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February 1, 2019
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Murder at the ABA: A Puzzle in Four Days and Sixty Scenes
by Isaac Asimov
Doubleday, 230pp
Published: January 1976

Overall this is a straightforward murder mystery dressed up by being set at the American Booksellers Convention with Isaac Asimov appearing as a secondary character.  Writer Darius Just is not having a good day as we start the opening pages. He is late to the convention where he has agreed to appear on a panel with a friend and, through heroic efforts, he beats a traffic jam and arrives on time only to find the panel ending, having been bumped up due to the inappropriate dress of the panelist scheduled for that time slot.  His irritation mounts as he finds his publisher actively pushing a new book by his protégé, Giles Devore, while not even having copies of Darius’ latest.  Years earlier Darius had taken Giles under his wing, and into his apartment, to help him write his first book which went on to be a best seller. In the ensuing years Giles had enjoyed his success while rarely mentioning Darius’ help as the friendship was not as close as it once was. Nonetheless, when Giles asks Darius to pick up a package for him and deliver it to his hotel room, Darius agrees. Unfortunately, Darius gets distracted by a woman and forgets. When he remembers the next morning he retrieves the package and takes it to Giles’ room, where he finds Giles dead in the bathroom.  Everyone calls it an accident but Darius is sure it is murder and starts to investigate.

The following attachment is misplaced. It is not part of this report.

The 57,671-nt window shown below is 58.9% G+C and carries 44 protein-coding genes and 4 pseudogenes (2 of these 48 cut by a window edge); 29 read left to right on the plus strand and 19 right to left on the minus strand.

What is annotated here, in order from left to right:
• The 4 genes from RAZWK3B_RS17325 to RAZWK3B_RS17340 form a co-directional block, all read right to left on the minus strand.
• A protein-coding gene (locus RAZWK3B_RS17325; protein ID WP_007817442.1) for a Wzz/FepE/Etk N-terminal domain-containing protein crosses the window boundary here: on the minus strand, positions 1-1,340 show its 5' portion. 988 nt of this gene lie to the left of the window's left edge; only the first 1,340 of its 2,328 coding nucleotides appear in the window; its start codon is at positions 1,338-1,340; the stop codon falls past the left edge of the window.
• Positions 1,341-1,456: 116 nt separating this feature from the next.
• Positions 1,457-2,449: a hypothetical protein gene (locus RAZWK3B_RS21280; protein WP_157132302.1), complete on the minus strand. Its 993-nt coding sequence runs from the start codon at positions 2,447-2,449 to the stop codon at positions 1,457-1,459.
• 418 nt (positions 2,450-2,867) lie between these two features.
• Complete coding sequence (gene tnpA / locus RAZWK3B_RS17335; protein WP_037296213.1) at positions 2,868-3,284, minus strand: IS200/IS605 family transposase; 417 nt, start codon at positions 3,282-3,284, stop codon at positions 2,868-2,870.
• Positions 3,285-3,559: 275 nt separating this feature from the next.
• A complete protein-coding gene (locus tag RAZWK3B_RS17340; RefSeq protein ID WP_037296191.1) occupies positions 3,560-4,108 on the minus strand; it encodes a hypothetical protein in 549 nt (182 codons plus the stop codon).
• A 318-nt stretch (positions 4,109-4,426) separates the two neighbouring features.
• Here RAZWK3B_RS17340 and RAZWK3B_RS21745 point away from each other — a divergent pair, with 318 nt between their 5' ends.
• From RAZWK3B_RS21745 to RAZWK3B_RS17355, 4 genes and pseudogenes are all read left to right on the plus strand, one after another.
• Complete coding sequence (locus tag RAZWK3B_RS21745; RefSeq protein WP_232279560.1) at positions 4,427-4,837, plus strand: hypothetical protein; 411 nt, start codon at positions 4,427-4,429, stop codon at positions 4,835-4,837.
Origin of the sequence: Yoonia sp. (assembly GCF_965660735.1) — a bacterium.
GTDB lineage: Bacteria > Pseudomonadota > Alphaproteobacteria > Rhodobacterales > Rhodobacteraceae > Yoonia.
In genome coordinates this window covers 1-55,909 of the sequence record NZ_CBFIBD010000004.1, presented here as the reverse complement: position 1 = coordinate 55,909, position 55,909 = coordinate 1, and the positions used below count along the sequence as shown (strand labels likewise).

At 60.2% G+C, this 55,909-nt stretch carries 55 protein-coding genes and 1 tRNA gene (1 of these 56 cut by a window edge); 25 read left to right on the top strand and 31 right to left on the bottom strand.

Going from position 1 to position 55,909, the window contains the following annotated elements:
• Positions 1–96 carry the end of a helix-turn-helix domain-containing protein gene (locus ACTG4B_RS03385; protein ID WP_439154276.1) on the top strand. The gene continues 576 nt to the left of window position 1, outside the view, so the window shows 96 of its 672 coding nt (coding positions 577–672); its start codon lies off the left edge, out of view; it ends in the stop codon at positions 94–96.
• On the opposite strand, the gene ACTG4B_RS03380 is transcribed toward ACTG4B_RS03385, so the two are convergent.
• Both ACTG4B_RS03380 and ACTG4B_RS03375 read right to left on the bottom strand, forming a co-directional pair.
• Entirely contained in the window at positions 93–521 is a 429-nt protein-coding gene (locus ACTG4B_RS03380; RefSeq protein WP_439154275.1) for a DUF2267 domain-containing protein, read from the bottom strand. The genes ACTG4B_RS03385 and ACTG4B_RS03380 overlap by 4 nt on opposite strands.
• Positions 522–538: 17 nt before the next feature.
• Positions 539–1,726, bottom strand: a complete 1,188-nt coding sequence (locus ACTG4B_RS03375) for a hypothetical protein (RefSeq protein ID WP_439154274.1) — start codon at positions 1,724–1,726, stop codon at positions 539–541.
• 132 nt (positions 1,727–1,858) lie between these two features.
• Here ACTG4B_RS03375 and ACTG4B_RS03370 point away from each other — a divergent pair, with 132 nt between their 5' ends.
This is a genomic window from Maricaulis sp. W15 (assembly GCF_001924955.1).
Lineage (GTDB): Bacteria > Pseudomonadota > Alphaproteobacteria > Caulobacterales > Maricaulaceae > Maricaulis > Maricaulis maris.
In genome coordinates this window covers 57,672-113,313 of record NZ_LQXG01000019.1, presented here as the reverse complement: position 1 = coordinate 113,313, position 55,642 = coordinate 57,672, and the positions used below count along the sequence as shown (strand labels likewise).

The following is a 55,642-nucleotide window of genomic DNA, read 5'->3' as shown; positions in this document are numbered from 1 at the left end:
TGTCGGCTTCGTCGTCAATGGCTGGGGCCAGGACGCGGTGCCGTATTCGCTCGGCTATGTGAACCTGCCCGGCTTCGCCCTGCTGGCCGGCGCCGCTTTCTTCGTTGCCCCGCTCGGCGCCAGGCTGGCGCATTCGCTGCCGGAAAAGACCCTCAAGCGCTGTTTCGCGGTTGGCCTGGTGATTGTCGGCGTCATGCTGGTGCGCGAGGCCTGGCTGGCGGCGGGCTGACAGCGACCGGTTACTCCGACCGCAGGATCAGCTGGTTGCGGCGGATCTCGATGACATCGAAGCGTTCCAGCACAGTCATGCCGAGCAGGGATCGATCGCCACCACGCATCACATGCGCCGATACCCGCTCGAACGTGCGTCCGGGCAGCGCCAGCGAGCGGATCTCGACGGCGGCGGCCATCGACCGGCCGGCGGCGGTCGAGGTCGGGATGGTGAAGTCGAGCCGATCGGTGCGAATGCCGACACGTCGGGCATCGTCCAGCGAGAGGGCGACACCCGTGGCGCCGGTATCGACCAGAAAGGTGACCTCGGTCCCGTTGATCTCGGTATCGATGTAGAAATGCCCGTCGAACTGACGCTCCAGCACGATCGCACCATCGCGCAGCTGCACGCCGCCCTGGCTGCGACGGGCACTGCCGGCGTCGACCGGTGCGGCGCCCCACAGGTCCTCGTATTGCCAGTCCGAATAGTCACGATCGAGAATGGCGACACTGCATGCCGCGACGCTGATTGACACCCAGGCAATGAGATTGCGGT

The mystery itself is rather straightforward but the setting is interesting as are the cameo appearances by a number of celebrities such as Charles Berlitz, Douglas Fairbanks, Jr., Uri Geller, Anita Loos, Joe Namath’s mother Rose Namath, Cathleen Nesbitt, Carl Sagan, Walter Sullivan, Muhammad Ali, Leo Durocher and, of course, Isaac Asimov himself who appears as a friend of Darius’ as well as discussing his plans to write a mystery to be titled Murder at the ABA.

This is a quick read and enjoyable if somewhat dated in the attitude of the men towards the women. If, as a reader, you are easily offended by the attitudes of forty years ago you might not enjoy this book but if you can take it in the context of the times in which it was written it is an enjoyable romp of a murder mystery. ~~ Stephanie L Bannon

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